He wrote a history of World War II and I have just finished the first volume. I think there are six volumes so I’m aiming to get through the others at some stage. I think with books and magazines, you need to find something that interests you at the time. In saying that, I’m not big on management books – I find them a bit boring and really there’s nothing quite like learning as you go along. But I know some people really enjoy learning through books, and that’s good too.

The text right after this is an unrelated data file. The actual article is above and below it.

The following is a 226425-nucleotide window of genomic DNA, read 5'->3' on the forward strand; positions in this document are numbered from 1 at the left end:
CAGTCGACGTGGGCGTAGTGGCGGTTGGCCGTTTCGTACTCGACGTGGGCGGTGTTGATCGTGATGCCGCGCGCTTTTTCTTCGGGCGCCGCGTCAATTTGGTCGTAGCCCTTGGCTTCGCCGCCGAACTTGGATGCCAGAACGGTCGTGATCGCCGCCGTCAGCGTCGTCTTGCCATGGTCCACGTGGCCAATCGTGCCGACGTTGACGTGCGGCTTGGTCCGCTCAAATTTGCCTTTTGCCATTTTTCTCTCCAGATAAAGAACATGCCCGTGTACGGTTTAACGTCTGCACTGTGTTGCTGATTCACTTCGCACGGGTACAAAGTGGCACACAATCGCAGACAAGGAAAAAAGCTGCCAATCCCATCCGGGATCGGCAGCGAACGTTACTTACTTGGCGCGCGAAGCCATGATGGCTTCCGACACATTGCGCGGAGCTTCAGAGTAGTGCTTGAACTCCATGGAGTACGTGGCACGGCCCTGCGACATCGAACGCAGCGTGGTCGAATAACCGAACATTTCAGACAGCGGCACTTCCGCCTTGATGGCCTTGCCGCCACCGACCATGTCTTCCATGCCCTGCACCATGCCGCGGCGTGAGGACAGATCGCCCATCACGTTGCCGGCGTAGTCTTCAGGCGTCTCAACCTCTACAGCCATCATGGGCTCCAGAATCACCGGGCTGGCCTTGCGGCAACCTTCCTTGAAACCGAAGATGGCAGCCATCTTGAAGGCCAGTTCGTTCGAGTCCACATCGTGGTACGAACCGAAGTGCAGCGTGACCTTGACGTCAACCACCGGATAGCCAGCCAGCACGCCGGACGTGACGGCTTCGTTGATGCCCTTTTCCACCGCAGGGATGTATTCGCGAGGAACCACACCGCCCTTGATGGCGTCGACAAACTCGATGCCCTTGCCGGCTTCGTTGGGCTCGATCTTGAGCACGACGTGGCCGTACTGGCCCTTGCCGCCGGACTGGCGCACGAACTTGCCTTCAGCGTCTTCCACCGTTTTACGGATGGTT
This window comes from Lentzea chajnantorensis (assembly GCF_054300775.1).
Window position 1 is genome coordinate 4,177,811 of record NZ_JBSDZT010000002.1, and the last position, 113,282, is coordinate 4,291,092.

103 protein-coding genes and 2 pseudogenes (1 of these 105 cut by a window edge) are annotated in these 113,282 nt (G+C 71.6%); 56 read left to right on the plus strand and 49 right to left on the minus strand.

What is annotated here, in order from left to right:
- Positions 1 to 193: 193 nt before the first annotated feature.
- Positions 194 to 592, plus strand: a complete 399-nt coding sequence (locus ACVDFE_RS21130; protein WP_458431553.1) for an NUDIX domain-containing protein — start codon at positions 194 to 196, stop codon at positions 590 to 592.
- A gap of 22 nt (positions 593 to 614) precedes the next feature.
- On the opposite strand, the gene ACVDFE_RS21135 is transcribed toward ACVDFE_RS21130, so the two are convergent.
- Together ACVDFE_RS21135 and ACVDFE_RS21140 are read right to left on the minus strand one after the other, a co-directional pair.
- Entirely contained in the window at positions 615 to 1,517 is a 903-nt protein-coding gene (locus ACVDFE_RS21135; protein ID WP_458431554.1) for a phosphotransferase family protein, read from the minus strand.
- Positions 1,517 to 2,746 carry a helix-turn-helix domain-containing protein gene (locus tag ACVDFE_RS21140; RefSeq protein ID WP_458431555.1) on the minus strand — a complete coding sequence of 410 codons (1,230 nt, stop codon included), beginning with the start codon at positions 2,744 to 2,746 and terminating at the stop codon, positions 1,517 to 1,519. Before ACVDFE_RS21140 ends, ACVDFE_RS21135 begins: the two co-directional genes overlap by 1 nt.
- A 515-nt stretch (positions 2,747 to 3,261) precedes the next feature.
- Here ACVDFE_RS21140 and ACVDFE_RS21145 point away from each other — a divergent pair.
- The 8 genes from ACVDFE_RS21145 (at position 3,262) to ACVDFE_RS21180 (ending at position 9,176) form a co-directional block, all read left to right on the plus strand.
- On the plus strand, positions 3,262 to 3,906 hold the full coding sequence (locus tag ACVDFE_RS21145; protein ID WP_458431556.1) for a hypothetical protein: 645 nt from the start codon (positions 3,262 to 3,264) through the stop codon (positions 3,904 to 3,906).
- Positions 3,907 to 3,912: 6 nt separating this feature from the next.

To have an open mind is incredibly important, and I think a key attribute that any executive needs today is curiosity. It is so important that people are interested what they do day-to-day. It’s why I love other cultures. You can look at the way other cultures do things and their values systems, and you think ‘What makes us right and them wrong?’. Or, ‘What makes them right and why don’t we learn a bit more from them?’. The same approach applies when running a business – there are no right or wrong ways, just different ways. If you’re in a job that you don’t enjoy, try something else. Otherwise you end up frustrated, you become cynical, you become bitter and then you become less effective.